or ezine subscribers.

        8.  This Week's Subscriber Web Site Pick - Body Gourmet

        This week's website pick is Tavane Taylor's Body Gourmet:

        "Hi Elena,

        "I am writing to submit my site for possible publication in the
        newsletter and also to thank you for posting the B*Country
        site. I visited it and loved it! Thanks so much for getting the
        word out!

        "My website was designed by me, and my boyfriend and I
        created it. (He's the FireCoal webmaster.) We have both
        learned so much in creating this site and I now experience
        a new appreciation for well-done sites. Even if you don't
        post my site in your newsletter, I'd love it if you would visit
        sometime and give us your honest feedback. I know I am
        too close to it to sometimes see what could be improved.

        "After visiting B*Country, I am going to adapt our free soap
        drawing to include a survey like hers. We have a comments
        page, but it doesn't get much interest. This survey page is
        such a godsend for us!

        "My site is the electronic store for a personal care products
        company owned by me and my friend. We just stumbled into
        the business of soap making and have so enjoyed the process.
        I am a vegan (strict vegetarian) and that limits the commercial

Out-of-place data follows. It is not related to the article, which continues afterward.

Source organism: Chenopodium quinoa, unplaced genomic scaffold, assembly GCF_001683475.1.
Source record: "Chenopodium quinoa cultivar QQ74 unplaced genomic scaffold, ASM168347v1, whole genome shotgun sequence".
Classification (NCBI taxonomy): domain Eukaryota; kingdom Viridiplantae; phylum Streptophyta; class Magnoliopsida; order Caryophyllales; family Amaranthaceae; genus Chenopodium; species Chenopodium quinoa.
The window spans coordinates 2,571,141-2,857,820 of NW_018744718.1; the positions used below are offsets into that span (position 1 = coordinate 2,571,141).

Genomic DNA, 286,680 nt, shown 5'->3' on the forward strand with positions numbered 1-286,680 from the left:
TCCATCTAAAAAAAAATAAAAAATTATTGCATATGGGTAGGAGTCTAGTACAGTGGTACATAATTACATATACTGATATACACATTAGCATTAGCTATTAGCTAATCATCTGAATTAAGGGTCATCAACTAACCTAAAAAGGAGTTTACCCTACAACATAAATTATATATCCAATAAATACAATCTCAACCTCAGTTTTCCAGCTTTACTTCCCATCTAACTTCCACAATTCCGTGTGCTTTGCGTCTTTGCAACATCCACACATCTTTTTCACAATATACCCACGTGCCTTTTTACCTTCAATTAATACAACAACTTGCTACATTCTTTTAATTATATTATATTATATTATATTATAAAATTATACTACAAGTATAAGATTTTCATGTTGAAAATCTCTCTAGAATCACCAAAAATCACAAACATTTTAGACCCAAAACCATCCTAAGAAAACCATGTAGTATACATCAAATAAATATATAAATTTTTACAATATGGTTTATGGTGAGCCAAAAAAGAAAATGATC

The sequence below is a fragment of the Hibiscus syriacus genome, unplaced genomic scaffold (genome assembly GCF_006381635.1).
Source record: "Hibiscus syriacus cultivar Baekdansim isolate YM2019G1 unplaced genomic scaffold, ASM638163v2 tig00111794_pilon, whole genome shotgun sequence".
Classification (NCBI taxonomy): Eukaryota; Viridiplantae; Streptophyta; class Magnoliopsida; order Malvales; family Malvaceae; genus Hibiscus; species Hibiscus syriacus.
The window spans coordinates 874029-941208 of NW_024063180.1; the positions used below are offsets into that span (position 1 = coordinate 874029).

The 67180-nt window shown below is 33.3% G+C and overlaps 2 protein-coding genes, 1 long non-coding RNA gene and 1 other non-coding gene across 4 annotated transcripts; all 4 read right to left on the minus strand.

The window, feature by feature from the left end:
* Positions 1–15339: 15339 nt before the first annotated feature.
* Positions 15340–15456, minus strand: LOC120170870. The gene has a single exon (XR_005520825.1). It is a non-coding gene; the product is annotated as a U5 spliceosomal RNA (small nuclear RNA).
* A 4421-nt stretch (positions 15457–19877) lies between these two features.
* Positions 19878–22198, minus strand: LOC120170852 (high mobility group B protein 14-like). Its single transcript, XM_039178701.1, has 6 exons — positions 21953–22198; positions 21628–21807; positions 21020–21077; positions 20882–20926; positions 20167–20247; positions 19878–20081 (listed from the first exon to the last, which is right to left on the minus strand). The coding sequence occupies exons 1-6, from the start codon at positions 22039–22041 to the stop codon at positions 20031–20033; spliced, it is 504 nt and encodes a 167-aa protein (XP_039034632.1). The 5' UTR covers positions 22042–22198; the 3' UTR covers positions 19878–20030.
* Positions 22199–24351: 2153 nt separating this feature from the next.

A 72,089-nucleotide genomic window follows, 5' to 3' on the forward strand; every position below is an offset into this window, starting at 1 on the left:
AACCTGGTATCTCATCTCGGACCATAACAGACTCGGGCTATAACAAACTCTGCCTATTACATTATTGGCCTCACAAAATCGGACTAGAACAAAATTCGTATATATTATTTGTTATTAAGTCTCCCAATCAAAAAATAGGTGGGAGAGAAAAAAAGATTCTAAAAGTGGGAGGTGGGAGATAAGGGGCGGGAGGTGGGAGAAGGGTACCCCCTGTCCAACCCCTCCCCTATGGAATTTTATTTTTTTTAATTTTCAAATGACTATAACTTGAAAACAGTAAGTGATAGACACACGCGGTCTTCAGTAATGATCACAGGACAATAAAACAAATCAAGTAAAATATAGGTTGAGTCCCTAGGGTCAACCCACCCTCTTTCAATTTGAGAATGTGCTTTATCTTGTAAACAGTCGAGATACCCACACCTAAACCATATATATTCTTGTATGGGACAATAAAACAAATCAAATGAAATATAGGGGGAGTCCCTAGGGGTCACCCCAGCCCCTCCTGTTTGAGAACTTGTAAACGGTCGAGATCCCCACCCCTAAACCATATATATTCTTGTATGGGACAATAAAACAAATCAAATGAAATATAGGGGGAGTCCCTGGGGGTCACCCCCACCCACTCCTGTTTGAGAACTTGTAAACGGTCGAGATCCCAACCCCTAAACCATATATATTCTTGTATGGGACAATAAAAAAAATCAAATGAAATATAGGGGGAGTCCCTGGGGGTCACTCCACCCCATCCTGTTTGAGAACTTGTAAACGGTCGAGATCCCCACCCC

health & beauty aids I choose to buy. To save myself time,
        money, and frustration I make most of the products I used to
        buy in the store. I feel a lot better about myself as a consumer
        and now as a manufacturer because the products we offer are
        good to the body, the earth and the other creatures living here
        with us. I was explaining to Jamie of B*Country that not only
        does the body deserve delicious, healthy food for the inside,
        it also deserves delicious and healthy care for the outside.
        That's what the Gourmet in Body Gourmet is all about.

        "Thanks so much for your time and consideration. I am so happy
        I found your newsletter. You know the saying, "there are no
        coincidences!" Thanks for all your help via the newsletter.


        "Tavane Taylor
        Body Gourmet


        Tavane's site is a beautiful creation.  Simply designed with
        an easy to follow navigation bar in the left frame, it is
        cleverly done to evoke a sense of serenity and tranquility;
        the very states that the site visitor is seeking to replicate
        by purchasing the products sold at the site.  Check out the
        current issue of Tavane's newsletter while you're there.  The
        artwork is stunning.  One of the most aesthetically pleasing
        sites I've ever seen.  Congratulations Tavane!


        If you want your site seen by thousands, write and tell me
        about it!  But make sure it's one you've created yourself
        or have had created especially for you.  No self-replicating affiliate
        sites please.



        11. Subscription Management

        To SUBSCRIBE to this Newsletter:
        Home Business Newsletter

        To UNSUBSCRIBE from this Newsletter:

        If you find this newsletter valuable, please forward it
        in its entirety to your friends, family and associates!

        13. Contact Information

        Elena Fawkner, Editor
        A Home-Based Business Online
        Contact By Email